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Critical and Exegetical Handbook to the Epistle to the Romans, vol. 2

by Meyer, Heinrich August Wilhelm

T&T Clark 1874

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Critical and Exegetical Handbook to the Epistle to the Romans, vol. 2 See inside
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Overview

The Critical and Exegetical Commentary on the New Testament, also known as “Meyer’s Commentary,” is considered one of the nineteenth century’s best English-language New Testament commentaries.

Heinrich August Wilhelm Meyer, a German Protestant with a gift for languages, was known to have an encyclopedic memory and an appetite for buying books. It was not uncommon for Meyer to be reading his contemporaries in his native German and, at the same time, poring over their work in English, Dutch, and French. A natural linguist, he was also well read in Greek, Latin, and even Gothic.

He published the first commentary in this collection in 1832, at the age of 32. He worked on this series, a lifelong project, for more than 40 years, adding to and extensively updating and revising his work while simultaneously tending to a busy pastorate and raising his own family. He completed 16 volumes before passing the baton to a few of his trusted peers.

Volume two of the Critical and Exegetical Handbook to the Epistle to the Romans covers chapters 8–16.

With the Logos edition, you have instant access to a wealth of dictionaries, lexicons, and language reference tools. All Scripture passages link directly to the original-language Bible text and English translations, and double-clicking any Greek word automatically opens a lexicon to help you decipher the word’s meaning and context. This makes the Logos edition of the Critical and Exegetical Handbook to the Epistle to the Romans, vol. 2 perfect for students, pastors, and scholars.

Want all 21 volumes of the Critical and Exegetical Commentary on the New Testament? Get them here!

Key Features

  • Covers chapters 8–16 of the Epistle to the Romans
  • Prefatory note by William P. Dickson

Praise for the Print Edition

The scholarship of Christendom has produced no better commentary on the New Testament than Meyer’s.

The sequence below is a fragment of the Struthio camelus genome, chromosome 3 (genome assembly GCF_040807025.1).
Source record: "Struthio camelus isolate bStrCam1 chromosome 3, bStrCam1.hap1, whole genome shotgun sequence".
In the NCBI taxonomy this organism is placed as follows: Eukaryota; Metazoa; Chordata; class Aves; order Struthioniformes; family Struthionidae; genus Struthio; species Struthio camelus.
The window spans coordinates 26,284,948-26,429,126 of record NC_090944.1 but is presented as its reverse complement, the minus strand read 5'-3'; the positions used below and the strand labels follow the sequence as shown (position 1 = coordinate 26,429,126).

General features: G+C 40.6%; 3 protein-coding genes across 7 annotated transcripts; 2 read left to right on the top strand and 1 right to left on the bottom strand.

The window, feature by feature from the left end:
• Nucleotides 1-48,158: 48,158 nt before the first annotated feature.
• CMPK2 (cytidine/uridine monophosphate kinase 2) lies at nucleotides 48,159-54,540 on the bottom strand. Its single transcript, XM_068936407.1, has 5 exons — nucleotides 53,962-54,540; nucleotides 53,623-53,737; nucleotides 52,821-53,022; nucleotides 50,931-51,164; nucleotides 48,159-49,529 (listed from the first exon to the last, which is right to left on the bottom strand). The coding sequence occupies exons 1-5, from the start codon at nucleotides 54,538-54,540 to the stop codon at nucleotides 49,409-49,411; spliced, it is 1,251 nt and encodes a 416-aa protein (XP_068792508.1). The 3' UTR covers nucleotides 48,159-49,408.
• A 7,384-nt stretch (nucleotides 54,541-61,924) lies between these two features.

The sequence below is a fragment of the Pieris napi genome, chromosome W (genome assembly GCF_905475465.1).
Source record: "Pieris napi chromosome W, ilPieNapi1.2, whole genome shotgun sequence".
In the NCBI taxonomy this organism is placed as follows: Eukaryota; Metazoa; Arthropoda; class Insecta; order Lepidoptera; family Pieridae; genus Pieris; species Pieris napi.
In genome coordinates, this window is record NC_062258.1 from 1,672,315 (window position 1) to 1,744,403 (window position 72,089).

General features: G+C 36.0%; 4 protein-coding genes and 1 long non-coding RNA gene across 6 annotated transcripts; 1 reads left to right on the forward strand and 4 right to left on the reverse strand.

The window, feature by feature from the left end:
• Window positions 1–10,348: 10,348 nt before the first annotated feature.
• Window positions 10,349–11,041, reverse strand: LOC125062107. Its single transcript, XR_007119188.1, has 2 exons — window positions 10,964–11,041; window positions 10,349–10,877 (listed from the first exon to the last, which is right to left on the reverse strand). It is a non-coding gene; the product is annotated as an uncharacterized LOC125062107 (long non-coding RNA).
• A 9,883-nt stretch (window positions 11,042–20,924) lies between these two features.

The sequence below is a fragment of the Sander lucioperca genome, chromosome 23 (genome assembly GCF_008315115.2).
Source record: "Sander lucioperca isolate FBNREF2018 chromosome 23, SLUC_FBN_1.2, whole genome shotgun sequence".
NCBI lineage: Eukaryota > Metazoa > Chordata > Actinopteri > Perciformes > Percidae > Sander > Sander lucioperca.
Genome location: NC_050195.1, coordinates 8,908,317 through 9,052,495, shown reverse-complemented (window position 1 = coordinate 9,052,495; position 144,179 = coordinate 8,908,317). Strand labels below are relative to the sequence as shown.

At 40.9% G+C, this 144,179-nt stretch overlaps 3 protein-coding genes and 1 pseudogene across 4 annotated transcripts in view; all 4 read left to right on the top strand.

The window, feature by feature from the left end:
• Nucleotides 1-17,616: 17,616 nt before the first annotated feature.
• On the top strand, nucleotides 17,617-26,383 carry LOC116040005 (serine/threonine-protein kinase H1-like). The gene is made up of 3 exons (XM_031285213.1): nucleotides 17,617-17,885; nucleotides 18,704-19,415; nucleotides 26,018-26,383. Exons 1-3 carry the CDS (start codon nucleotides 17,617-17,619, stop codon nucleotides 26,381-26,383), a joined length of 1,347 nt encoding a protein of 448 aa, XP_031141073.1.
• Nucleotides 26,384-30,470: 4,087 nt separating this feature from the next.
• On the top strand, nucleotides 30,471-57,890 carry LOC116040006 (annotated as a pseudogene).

The Homiletic Review

This volume on the Romans has in every way confirmed our estimate of Meyer’s trustworthiness as a guide in his own department of labor. Meyer evidently made it his aim to ascertain the literal historical sense of Holy Scripture, without bias either from personal thoughts and speculations, or from dogmatic and ecclesiastical prepossessions. The labor bestowed on the work must have been immense. Every sentence seems to have been subjected again and again to a thorough and painstaking revision, and nothing which could ensure accuracy and comprehensiveness has been neglected. A more important aid to Biblical criticism than the translation of Meyer could not be rendered.

The Baptist Magazine

Product Details

  • Title: Critical and Exegetical Handbook to the Epistle to the Romans, vol. 2
  • Author: Heinrich August Wilhelm Meyer
  • Translators: John C. More, Edwin Johnson, William P. Dickson, and Frederick Crombie
  • Publisher: T & T Clark
  • Publication Date: 1874
  • Pages: 392

About Heinrich August Wilhelm Meyer

Heinrich August Wilhelm Meyer was born in Gotha on January 10, 1800. He ministered at multiple churches throughout his life, and held pastorates in Othausen, Harste, Hoya, and Hannover. An avid early riser and walker, Meyer kept the same routine for more than 50 years: a 4 a.m. wake-up to study and write while smoking his pipe, followed by a three- to four-mile walk, then off to church to perform his duties as superintendant. After work Meyer was a dedicated family man, and his son, eventually a father too, described him not as a grandparent but as a “playmate” of his grandchildren.

Meyer finished 16 volumes of his New Testament commentary, although all 16 underwent numerous revisions and rewritings—he worked on them consistently from age 27 to 72. Battling illness the last year of his life, he still took his daily walks until the last bedridden month. He died on June 21, 1873. On the cross at his tomb are placed these words from Romans 14:8: “If we live, we live to the Lord, and if we die, we die to the Lord; so then, whether we live or whether we die, we are the Lord’s.”